The next morning we were busy cooking breakfast and after the GGWine probably looking subhuman when a 4WD tourist bus arrived and stopped for a cuppa and a bit of a trek into the bushes for those with rumbly prostates and weak bladders. Soon after we trundled off too. By this stage everyone was well into the swing of making and breaking camp like a well oiled machine. Harvey might be a large car but with 4 people and all our camping gear and food everything has its place. We also had Keith travelling with us and to make life easier for him we carried some of his stuff as well. Keith rode on ahead to the Jasper River where we were told it had been fairly deep and until recently the road had been closed. When we arrived there we had to help Keith find a shallower place to cross as the water at the crossing would have entered his engines air intakes. Finally in the National Park at the Bungle Bungles we checked in to one of several campsites called Wallardi. Quite a nice spot but we did'nt realize the noise from the nearby airstrip would be so loud. It being May 17th and Gus's birthday after a quick trip to Echidna gorge and "the froghole"we hi tailed it back to camp for lots of beers and some bloody mary's to celebrate. Next day saw us exploring Cathedral gorge where the surrounding classic bee hive shaped rock formations are recognizable from postcards and TV documentaries. The parking area there reminded us of an Alice Springs car yard which deals mainly with 4WD's... After hearing all the activity from the airstrip we thought we might join them so very early the next morning we all went on a helicopter ride over the Ranges. The 5 of us went in 2 choppers at the same time. They had open sides so the view was unimpeded. There are eight images of this so click here to see the pictures. This was our farewell to the Bungles as we wanted to get to Broome today as the moon was coming up to full that night and we wanted to see the famous "Stairway to heaven". The Stairway is a phenomenon seen from the Eastern side of the peninsula on which Broome sits. (When the tide is low at moonrise looking out over the large tidal flats the moon reflects on the wet ridges of the flats and looks a bit like a stairway leading to the moon) Its a bit of a tourist drawcard and all the hotels and resorts are able to tell you to the minute when moonrise is expected. (We did'nt make it to Broome in time that day as we were a little optimistic about how far we could get in one day). We stayed at Sue Lairds that night and after such a long drive we gratefully accepted her hospitality, but not wanting to outstay our welcome we moved on to the Kimberley Klub, a very pleasant Backpacker resort. After nearly 2 weeks of camping it was great to have an airconditioned room, a pool and Bar within close proximity. And so that night we duly arrived at the appointed "Stairway" viewing site and caught a glimpse of it before the clouds around obscured our view...oh well....We got an idea of what it might have looked like and there were certainly lots of postcards which were undoubtedly clearer than any shots we got that night...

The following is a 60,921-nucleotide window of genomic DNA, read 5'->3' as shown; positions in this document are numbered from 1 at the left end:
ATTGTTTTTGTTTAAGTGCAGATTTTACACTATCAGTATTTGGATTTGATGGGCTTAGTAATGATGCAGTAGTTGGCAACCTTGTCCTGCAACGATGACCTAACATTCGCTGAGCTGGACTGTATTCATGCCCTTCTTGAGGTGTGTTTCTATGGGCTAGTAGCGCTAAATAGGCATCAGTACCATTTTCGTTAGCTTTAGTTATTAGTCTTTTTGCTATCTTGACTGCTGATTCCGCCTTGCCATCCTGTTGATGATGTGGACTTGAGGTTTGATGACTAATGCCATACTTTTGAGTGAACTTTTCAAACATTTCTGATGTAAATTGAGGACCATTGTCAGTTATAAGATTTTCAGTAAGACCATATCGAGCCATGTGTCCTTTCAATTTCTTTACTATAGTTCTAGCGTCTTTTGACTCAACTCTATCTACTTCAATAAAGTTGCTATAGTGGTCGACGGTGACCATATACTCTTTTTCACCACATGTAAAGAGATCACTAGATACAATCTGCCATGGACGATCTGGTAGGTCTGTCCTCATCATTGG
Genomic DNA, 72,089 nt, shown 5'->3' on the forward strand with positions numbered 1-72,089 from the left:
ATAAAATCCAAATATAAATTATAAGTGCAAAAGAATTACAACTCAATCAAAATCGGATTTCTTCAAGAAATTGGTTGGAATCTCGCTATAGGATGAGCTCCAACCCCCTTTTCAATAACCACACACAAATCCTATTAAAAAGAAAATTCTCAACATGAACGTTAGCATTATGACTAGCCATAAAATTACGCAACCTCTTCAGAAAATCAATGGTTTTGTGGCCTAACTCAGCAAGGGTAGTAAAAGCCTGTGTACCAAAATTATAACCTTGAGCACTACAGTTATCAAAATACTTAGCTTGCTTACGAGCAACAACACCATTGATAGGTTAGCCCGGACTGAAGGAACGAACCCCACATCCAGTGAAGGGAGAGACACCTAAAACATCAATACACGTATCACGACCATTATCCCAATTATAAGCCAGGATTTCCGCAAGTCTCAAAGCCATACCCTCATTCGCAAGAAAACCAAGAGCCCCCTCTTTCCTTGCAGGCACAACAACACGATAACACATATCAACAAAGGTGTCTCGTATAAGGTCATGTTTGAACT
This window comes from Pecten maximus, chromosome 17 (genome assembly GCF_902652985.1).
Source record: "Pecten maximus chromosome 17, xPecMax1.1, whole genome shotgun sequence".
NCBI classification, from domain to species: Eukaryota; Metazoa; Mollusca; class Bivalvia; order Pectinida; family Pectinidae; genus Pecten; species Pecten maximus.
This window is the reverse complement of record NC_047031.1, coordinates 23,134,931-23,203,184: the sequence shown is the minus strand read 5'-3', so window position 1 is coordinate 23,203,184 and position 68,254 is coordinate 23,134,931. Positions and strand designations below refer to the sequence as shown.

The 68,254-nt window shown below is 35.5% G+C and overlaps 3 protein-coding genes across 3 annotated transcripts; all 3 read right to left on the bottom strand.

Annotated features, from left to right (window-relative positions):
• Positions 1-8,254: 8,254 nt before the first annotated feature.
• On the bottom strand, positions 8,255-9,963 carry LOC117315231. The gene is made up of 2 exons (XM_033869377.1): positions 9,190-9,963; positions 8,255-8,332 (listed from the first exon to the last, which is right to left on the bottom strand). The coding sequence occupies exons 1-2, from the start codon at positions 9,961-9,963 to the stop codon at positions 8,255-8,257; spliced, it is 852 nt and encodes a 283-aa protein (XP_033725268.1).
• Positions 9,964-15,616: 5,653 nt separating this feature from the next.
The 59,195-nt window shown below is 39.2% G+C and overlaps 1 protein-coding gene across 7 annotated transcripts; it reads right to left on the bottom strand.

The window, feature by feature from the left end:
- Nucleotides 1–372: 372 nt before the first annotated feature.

31/3/01 .....At this point in the story I have got a bit sick of recounting it as its been nearly 12 months now... There are a few more images but I've sort of lost enthusiasm for the whole thing since none of my fellow travellers have contributed any promised images (except Gus, who sent a few which were accidentally deleted from a mail box) sometime soon I will put an index in and just list the images so at least you can see some more of the kimberleys, dont hold your breath however....It WILL happen, but it wont happen overnight....

Oh, needless to say we got home safely without mishap.... Travelling down the Tanami...now thats another story, for another time...

This page last updated Friday, 26 May 2006